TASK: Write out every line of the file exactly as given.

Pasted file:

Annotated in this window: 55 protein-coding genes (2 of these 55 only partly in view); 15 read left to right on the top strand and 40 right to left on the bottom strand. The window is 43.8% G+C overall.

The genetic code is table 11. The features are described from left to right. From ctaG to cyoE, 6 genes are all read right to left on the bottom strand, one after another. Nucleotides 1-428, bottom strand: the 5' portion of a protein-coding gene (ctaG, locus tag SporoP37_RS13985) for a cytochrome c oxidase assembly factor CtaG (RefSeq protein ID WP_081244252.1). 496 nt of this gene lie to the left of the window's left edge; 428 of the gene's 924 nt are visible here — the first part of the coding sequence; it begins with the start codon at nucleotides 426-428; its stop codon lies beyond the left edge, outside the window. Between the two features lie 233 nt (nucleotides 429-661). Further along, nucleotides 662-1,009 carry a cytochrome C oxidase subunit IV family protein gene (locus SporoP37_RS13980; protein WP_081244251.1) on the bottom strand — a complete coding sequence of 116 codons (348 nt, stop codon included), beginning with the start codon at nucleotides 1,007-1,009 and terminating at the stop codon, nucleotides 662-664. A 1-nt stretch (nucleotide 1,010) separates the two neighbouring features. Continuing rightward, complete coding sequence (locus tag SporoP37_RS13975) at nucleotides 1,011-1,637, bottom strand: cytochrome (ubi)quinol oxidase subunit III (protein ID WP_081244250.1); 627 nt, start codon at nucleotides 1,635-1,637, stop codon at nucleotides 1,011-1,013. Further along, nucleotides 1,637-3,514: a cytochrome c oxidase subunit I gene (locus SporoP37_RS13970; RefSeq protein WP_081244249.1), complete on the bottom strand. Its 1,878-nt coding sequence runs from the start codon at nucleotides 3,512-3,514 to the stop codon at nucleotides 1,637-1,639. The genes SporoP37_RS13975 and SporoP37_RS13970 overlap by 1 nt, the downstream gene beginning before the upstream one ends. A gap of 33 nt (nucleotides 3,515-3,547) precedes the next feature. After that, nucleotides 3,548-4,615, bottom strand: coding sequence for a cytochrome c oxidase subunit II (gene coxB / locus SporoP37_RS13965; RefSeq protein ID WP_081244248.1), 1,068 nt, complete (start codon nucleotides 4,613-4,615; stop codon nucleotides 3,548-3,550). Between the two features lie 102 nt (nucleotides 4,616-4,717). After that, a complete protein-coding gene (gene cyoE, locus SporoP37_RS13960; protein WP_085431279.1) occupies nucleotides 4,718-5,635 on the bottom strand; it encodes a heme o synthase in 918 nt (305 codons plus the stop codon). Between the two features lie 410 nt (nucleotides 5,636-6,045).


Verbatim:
Annotated in this window: 55 protein-coding genes (2 of these 55 only partly in view); 15 read left to right on the top strand and 40 right to left on the bottom strand. The window is 43.8% G+C overall.

The genetic code is table 11. The features are described from left to right. From ctaG to cyoE, 6 genes are all read right to left on the bottom strand, one after another. Nucleotides 1-428, bottom strand: the 5' portion of a protein-coding gene (ctaG, locus tag SporoP37_RS13985) for a cytochrome c oxidase assembly factor CtaG (RefSeq protein ID WP_081244252.1). 496 nt of this gene lie to the left of the window's left edge; 428 of the gene's 924 nt are visible here — the first part of the coding sequence; it begins with the start codon at nucleotides 426-428; its stop codon lies beyond the left edge, outside the window. Between the two features lie 233 nt (nucleotides 429-661). Further along, nucleotides 662-1,009 carry a cytochrome C oxidase subunit IV family protein gene (locus SporoP37_RS13980; protein WP_081244251.1) on the bottom strand — a complete coding sequence of 116 codons (348 nt, stop codon included), beginning with the start codon at nucleotides 1,007-1,009 and terminating at the stop codon, nucleotides 662-664. A 1-nt stretch (nucleotide 1,010) separates the two neighbouring features. Continuing rightward, complete coding sequence (locus tag SporoP37_RS13975) at nucleotides 1,011-1,637, bottom strand: cytochrome (ubi)quinol oxidase subunit III (protein ID WP_081244250.1); 627 nt, start codon at nucleotides 1,635-1,637, stop codon at nucleotides 1,011-1,013. Further along, nucleotides 1,637-3,514: a cytochrome c oxidase subunit I gene (locus SporoP37_RS13970; RefSeq protein WP_081244249.1), complete on the bottom strand. Its 1,878-nt coding sequence runs from the start codon at nucleotides 3,512-3,514 to the stop codon at nucleotides 1,637-1,639. The genes SporoP37_RS13975 and SporoP37_RS13970 overlap by 1 nt, the downstream gene beginning before the upstream one ends. A gap of 33 nt (nucleotides 3,515-3,547) precedes the next feature. After that, nucleotides 3,548-4,615, bottom strand: coding sequence for a cytochrome c oxidase subunit II (gene coxB / locus SporoP37_RS13965; RefSeq protein ID WP_081244248.1), 1,068 nt, complete (start codon nucleotides 4,613-4,615; stop codon nucleotides 3,548-3,550). Between the two features lie 102 nt (nucleotides 4,616-4,717). After that, a complete protein-coding gene (gene cyoE, locus SporoP37_RS13960; protein WP_085431279.1) occupies nucleotides 4,718-5,635 on the bottom strand; it encodes a heme o synthase in 918 nt (305 codons plus the stop codon). Between the two features lie 410 nt (nucleotides 5,636-6,045).